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Romania: Latest update on renewable energy legislation in Romania


​In a nutshell:

After renewable energy transactions proved to be hardly predictable in Romania in 2016, and following an unexpectedly strong increase in the energy price on the Romanian energy exchange in early 2017, the Romanian Energy Regulatory Authority has made efforts to establish more balance on the energy and GC1 market. In response to investors’ claims regarding the sale of GCs, the above-mentioned increase in the energy price, and a number of violations by energy suppliers of contracts with energy producers, the Romanian government resolved to amend Law No. 220/2008 as regards renewable energy. The amendment,

proposed by the Romanian Energy Regulatory Authority, has implemented a change in the incentive mechanism, in particular
by appropriately adjusting the price and transaction framework applicable to GC trading.
Emergency ordinance No. 24/2017 has implemented, among others, the following important changes to the existing funding system:


The issue of green certificates has been further postponed

The issuing of GCs for solar energy, postponed in 2013 until 2017, was further postponed until 31/12/2024; the postponed certificates will be issued to energy producers proportionately in the period from 01/01/2025 to 31/12/2030. The postponed GCs for wind and hydro energy will be issued from 01/01/2018 to 31/12/2025.


Changed criteria for determining the annual quota of GCs to be purchased by grid operators

A so-called “Fixed Quota” has been determined in order to improve the allocation of costs between producers and end consumers. The annual Fixed Quota is determined by dividing the number of GCs estimated to be issued in the period 2017–2031 (including postponed GCs) by the number of years until the end of the state aid mechanism. This Fixed Quota will be revised and, if need be, modified by the Energy Regulation Authority every 2 years, taking into consideration the number of GCs actually issued in a given period.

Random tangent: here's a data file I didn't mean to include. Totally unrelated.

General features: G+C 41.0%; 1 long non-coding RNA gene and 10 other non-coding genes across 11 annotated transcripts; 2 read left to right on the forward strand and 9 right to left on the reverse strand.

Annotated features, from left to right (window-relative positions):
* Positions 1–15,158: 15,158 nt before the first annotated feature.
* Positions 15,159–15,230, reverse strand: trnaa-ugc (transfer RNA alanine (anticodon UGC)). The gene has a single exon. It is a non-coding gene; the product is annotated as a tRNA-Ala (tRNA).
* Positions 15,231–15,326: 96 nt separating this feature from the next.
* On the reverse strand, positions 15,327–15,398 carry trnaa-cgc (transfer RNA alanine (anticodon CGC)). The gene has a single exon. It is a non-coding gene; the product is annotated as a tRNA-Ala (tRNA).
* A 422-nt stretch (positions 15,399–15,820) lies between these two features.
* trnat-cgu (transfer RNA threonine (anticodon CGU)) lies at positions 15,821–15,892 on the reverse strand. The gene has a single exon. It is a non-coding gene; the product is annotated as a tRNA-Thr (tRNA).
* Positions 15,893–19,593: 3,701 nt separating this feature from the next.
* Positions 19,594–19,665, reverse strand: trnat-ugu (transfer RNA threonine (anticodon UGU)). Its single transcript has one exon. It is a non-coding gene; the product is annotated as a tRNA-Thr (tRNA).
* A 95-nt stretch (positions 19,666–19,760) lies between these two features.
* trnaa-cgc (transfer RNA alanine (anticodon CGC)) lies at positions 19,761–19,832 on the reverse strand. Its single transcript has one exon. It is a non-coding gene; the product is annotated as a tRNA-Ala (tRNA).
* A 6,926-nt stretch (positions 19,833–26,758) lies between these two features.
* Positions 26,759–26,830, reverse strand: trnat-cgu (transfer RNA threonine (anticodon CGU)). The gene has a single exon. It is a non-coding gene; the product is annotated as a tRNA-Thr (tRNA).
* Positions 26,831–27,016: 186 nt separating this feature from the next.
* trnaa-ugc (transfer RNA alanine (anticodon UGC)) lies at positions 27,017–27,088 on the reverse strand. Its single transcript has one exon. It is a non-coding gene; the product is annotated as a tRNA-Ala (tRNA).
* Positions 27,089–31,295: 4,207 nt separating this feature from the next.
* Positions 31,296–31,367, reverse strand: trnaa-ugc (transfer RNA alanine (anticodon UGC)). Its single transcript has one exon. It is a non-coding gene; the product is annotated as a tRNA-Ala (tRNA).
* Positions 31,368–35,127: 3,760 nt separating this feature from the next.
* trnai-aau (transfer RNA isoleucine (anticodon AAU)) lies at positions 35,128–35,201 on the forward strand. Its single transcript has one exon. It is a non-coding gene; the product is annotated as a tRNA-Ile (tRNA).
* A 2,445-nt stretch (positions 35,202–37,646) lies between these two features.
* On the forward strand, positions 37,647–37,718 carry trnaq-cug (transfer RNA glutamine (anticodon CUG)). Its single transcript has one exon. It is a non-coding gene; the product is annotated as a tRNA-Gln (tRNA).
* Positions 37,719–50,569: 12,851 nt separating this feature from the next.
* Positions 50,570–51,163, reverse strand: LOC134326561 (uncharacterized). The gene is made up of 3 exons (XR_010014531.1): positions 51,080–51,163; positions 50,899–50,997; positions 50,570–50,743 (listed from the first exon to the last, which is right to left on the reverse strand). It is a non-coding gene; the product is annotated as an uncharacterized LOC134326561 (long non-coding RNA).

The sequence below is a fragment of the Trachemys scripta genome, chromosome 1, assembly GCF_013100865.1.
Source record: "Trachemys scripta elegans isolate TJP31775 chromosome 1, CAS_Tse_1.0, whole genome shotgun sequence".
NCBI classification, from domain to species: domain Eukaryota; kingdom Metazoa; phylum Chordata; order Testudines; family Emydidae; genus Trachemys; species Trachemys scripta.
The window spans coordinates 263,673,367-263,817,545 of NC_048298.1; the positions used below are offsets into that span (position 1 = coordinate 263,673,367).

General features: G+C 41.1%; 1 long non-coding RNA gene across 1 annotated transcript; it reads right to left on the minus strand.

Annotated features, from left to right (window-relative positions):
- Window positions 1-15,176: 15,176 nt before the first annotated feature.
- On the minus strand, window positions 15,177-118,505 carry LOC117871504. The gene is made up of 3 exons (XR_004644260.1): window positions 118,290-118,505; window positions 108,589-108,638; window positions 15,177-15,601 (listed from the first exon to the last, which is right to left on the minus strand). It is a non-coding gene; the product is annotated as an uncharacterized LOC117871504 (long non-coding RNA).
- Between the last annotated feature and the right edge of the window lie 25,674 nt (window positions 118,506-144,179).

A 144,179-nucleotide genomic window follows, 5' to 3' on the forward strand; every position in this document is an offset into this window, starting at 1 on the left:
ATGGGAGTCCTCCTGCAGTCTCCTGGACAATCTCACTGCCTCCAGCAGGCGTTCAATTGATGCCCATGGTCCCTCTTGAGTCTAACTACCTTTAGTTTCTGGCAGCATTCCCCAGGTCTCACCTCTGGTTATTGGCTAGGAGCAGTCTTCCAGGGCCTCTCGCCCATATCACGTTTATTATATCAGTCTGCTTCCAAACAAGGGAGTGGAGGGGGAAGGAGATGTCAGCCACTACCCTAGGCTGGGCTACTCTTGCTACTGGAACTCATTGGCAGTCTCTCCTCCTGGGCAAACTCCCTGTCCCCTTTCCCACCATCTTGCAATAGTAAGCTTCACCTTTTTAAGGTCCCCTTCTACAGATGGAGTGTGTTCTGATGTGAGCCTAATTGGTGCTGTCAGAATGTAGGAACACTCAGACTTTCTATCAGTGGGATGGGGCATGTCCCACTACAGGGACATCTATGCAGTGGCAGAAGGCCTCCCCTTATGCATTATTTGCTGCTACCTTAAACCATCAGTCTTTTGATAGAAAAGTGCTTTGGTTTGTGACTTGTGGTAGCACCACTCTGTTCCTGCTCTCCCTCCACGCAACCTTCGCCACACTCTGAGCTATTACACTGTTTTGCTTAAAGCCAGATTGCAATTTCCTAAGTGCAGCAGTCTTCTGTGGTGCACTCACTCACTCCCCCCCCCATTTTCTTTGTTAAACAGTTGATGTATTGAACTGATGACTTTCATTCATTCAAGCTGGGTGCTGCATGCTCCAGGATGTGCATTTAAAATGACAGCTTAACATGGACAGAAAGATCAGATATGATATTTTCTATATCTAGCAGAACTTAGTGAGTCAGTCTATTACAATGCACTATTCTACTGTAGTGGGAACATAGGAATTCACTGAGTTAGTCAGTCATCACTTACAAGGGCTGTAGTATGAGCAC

Fixed Quota March–December 2017

The Energy Regulation Authority has set the Fixed Quota at 11,233,667 GCs. Consequently, the mandatory purchase quota in the abovementioned period is 0.358 GZ/MWh.


Limiting cost impact on end consumers

The average impact on the amounts invoiced by grid operators
to end consumers has been limited to EUR 11.1/MWh. If the Energy Regulatory Authority finds out that the impact exceeds the above threshold, the mandatory GC purchase quota will be recalculated by way of reduction.


GC validity period

The currently applicable GC validity period of 12 months has been changed so that all GCs issued after 01/04/2017 will be valid until 21/03/2032.


Valuation of GCs

All GCs issued after 01/04/2017 are to be recognised as energy
producers’ assets after their sale and not, as before, at the date of issue.


Expansion of the market for GCs

Two new markets: the “Centralised Anonymous Market for GCs” and the “Centralised Market for Energy from Renewable Energy Sources supported by GCs” have been made available since 01/09/2017. At the same time it has been forbidden to further extend the existing bilateral contracts for the sale of GCs or to increase the number of GCs for sale under the existing contracts.

Only one GC transaction is allowed between the producer (seller) and the operator (purchaser), except for cases where the purchaser has not met its purchase quota. In such a case, the producer may purchase the required GCs on the market.


What is to be expected next?

The following further changes or the expansion of the green
certificate funding mechanism are planned:

  • Extending the funding mechanism for an additional period if producers install storage capacities in the existing power plants;
  • New legislation on incentives for the production of energy from biomass and biogas or for highly efficient production of heat and power in combined heat and power plants with a capacity of up to 2 MW;
  • Expanding the funding mechanism to support the modernisation of the existing plants up to a national threshold of 4400 MW.

Furthermore, the Energy Regulatory Authority has recognised the issue of bilateral contracts on the public market OPCOM, so the option of granting qualified approvals for the conclusion of simple bilateral power supply contracts is being currently examined.


Finally, the government has budgeted a total of about EUR 20 million of state subsidies for the erection of CHP plants with an annual capacity of max. 8 MW.

1 GC – Green certificates.



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Petre Lungu

Attorney at Law (Romania)

Associate Partner

+40 21 3102 162
+40 21 310 2172

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